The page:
NOTE: In the space between material lives we’re guided through a review of our life on Earth using the life books: screens of energy that allow us to either watch or interact with key scenes from our Earthly life. (I’ll enlarge on the life books in a separate post.)

Here’s another excerpt from Diary of my life after death outlining how vibrational frequencies work:

    In a flash we’re at the library, watching the screen of a teaching Book. I see a woman’s body and recognize her as an idealized version of me so I don’t mind her being naked. (As a matter of fact I look pretty good.) Superimposed on her is what looks like a living rainbow cloud.
“Energy fields,” Ed answers my thought. “In a human body the energy of your mental and physical selves resonates on different frequencies and in multiple dimensions. Put simply, the elements of your physical body are energy resonating at lower frequencies, while the energy of your consciousness resonates at higher frequencies.”
I watch the colors in the rainbow cloud flicker like an aurora borealis as they swirl and intermix inside of her.
“As evolving consciousness, you climb slowly through the frequency bands of your aura,” he says. “You become each of the levels of conscious energy in turn, experiencing a different ‘reality’ on each level. In the process your relationship with your body changes. You become less of a body and more of a mind. You come to represent a more complete and refined expression of Love.”
Ed tells me the physical feelings I experienced as a human being – the ones I based many of my major decisions on – were just side-effects of my body looking out for the genes that built it. In other words, I assigned a world of conscious
meaning to a stream of chemically induced sensations. My body had no mind of its own, yet millions of years of blind evolution had built a nervous system and brain able to commandeer my visiting consciousness. Without even knowing it was doing it, my body was controling me just to help it get its genes copied and reproduced.
“You lost your own conscious identity and assumed that of a genetic organism.”
“But those urges and sensations were what made me human!”
He reminds me that I became human only to learn that I’m infinitely more
than a collection of blind chemical interactions. My extra consciousness was all that made me different from other animals, but being more conscious was pointless if I chose to behave like other animals.
“What about all of the complexity my human mind brought to my relationships?” I ask. “Surely that made me different from other animals!”
“Did your ‘complex mind’ give your reproductive urges, or your subsequent behavior, more ‘meaning’ than for other animals? Did you have a different motive for reproducing than other animals? Did you act out your urges in a different way?”
We both know the answer, despite the excuses I might have come up with.
He says souls experience physicality only to realize it’s not what they are. We all start out perceiving reality as a physical experience, and on that misunderstanding we build history, social structures, values, morality, ideas and religious beliefs. But as our consciousness evolves, the material reality that once seemed so irresistibly real begins to change. Later we recognize that reality as fleeting patterns that form in matter-energy.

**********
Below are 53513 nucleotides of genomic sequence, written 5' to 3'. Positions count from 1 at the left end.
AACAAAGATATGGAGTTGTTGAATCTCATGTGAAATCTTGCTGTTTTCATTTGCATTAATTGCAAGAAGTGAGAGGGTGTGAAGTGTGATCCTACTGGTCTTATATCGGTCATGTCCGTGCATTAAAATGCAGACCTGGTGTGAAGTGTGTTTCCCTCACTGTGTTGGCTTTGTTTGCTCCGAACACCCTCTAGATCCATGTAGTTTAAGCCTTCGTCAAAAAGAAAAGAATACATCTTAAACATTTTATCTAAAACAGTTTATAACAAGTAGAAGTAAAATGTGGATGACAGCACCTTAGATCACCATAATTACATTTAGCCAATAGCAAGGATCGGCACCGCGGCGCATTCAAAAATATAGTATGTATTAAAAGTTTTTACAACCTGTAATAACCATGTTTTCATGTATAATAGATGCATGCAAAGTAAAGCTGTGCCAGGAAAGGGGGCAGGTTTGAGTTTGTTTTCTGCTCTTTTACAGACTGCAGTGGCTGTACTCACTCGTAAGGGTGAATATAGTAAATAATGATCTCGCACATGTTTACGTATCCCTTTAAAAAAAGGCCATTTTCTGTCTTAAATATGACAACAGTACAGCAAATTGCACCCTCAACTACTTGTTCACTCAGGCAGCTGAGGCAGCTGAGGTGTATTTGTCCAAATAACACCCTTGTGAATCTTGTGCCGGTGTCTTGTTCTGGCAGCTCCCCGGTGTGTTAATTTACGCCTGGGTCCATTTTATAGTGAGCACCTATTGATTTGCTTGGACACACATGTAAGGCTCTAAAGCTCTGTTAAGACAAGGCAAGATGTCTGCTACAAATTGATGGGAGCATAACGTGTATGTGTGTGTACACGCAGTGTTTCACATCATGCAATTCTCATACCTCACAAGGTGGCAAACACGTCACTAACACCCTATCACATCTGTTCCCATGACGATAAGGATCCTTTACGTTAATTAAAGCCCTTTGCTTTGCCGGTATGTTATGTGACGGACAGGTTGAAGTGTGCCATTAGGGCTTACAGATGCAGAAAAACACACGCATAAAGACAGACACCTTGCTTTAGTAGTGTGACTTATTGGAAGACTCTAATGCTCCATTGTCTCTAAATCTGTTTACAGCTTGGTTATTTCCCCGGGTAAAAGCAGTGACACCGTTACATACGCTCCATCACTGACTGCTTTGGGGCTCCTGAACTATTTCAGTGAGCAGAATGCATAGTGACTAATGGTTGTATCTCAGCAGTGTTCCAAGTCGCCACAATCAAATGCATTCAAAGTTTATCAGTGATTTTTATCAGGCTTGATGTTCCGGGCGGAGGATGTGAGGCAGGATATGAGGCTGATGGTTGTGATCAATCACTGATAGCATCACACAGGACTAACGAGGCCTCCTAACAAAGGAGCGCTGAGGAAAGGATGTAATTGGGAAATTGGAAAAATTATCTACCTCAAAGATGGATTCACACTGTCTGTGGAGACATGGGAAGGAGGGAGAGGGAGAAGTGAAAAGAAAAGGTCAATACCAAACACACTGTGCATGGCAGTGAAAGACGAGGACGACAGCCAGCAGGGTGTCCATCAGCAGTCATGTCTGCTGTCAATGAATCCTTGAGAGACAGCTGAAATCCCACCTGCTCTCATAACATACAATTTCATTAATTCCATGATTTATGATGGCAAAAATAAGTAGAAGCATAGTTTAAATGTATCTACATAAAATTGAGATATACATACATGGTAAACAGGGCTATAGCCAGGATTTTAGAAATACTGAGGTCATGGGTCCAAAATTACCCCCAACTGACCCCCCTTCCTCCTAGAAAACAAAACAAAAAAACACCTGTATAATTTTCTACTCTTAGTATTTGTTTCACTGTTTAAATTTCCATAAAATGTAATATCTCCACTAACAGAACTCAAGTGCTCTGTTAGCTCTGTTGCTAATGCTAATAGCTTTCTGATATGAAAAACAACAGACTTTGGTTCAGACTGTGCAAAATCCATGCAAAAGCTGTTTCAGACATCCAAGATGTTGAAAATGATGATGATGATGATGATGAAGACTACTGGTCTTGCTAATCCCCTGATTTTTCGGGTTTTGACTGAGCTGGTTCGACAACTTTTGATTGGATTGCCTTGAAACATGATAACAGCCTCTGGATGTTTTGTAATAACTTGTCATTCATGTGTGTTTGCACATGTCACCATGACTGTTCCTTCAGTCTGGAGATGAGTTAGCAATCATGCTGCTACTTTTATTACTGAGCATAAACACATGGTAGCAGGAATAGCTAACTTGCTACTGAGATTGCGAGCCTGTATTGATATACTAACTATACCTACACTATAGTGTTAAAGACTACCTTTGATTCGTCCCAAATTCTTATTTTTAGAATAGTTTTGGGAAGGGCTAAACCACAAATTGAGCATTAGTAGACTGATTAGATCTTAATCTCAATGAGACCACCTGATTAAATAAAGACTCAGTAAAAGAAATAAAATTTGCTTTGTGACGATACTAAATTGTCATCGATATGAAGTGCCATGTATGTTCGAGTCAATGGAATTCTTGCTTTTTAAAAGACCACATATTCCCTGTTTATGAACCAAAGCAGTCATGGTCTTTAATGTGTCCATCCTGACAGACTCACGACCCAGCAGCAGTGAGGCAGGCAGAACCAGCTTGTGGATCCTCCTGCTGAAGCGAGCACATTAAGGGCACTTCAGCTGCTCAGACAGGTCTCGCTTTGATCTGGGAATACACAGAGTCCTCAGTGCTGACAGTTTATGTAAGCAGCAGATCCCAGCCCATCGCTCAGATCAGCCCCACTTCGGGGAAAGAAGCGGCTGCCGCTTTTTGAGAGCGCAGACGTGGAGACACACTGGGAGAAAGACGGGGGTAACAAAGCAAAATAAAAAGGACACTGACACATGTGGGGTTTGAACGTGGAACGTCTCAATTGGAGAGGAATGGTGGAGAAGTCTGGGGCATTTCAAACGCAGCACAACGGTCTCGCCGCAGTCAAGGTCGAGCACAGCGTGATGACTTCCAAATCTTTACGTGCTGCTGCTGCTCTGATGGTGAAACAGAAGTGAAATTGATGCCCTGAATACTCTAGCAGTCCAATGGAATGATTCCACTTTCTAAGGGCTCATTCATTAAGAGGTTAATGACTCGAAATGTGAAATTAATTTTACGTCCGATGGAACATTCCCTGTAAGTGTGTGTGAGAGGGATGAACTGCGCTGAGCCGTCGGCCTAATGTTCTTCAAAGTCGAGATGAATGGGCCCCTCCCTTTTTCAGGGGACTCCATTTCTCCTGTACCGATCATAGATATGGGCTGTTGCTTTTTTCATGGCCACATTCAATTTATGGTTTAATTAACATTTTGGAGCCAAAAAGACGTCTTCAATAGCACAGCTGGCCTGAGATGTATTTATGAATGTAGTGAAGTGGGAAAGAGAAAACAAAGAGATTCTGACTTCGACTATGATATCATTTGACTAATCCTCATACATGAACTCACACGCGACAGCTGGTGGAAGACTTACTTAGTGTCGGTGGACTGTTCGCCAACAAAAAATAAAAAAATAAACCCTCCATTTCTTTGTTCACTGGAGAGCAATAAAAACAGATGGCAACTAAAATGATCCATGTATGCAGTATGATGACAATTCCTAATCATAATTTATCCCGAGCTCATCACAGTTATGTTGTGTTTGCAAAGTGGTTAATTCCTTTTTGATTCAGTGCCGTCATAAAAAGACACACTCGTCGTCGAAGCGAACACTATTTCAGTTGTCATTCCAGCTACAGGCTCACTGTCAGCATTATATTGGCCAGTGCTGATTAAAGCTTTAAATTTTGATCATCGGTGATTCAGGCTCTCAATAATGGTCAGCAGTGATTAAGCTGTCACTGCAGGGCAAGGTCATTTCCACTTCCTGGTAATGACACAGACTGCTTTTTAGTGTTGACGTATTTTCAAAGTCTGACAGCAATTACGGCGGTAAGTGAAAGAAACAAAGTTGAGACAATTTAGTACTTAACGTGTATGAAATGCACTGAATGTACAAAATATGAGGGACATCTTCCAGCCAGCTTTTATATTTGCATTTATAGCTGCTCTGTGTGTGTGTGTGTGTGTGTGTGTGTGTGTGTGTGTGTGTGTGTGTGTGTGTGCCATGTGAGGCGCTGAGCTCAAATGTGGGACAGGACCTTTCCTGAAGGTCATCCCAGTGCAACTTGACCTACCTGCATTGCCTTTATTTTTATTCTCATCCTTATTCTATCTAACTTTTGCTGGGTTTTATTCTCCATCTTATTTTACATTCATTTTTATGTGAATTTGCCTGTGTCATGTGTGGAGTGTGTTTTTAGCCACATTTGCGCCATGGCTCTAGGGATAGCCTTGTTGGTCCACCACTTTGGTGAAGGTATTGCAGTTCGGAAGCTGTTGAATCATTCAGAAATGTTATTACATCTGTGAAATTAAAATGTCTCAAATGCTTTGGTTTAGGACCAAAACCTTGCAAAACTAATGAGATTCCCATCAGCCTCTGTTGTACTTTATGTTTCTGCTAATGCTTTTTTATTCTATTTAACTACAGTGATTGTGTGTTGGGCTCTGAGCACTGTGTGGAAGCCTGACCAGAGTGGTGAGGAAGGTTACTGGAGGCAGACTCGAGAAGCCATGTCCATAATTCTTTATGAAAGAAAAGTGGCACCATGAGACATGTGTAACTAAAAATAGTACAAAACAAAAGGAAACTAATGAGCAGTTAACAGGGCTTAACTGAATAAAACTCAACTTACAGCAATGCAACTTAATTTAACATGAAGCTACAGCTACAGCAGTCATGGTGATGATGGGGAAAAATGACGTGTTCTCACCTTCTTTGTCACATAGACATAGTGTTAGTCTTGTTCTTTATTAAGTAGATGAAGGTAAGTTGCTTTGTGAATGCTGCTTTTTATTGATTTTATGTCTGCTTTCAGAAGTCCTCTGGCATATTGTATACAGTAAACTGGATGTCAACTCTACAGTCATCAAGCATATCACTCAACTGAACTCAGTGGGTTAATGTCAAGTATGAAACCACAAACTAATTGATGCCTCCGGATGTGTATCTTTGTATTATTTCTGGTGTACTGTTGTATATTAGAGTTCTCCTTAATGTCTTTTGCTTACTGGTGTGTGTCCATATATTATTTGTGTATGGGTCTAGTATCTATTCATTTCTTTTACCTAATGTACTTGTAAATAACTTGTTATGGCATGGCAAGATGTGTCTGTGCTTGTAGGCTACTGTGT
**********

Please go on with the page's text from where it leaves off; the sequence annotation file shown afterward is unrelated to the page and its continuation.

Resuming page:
Those patterns only seem to have permanence to us as human beings because our consciousness perceives them via nerves and a brain made from the same matter-energy. In occupying a body, all of our perceptions become attuned to the lower, slower frequencies of the matter-energy world.
Ed says that by misinterpreting bodily sensations and biomechanical impulses as my
pains, joys, emotions, loves and fears, I develop habits, neuroses and psychoses, delusions, insecurities and fantasies. From this confusion of physical and mental experiences I fashion memories and compelling ongoing scenarios that shape my view of who and what I am. All of this registers as ‘patterns in my personal energy’ and becomes part of the baggage that I, as a conscious soul, take with me through a succession of lives; baggage that I offload as I gradually learn what’s Really going on.

The monkey suit.

My interest in life after death is nothing to do with religious belief. For me, accounts of the near-death experience and hypnotic between-life regression offer more convincing and relevant evidential support for conscious survival after physical death than religion does. In the context of a much broader reality, the notion of life after death joins up many loose ends and answers important questions about our existence. So why isn’t there a more enlightened attitude to the subject?

Granted, death isn’t everyone’s favorite topic for all kinds of reasons – fear of the unknown and loss of loved ones being just two – yet those who report these experiences give detailed descriptions of events after death that could offer comfort and reassurance in both those areas of concern.

The problem is that second hand reports of an afterlife where the miraculous is normal, can’t compete with the hard physical reality that our senses and brain have been telling us our survival depends on for a couple of million years of evolution. Not surprisingly, most of us are only interested in the physically real world; we’re programmed to be motivated by own personal interests and concerns, which necessarily center on thinking of ourselves as genetic organisms. We’re probably unaware of that fact on a conscious level, but there’s no denying that our thoughts and behavior are those of genetic organisms. Our entire understanding of reality, our deepest urges and instincts, are intrinsic functions of what genetic organisms evolved to do: survive long enough to reproduce their own personal genes. These most basic – and fundamentally mindless – functions have shaped us and our society, our beliefs and understanding of reality at the deepest levels.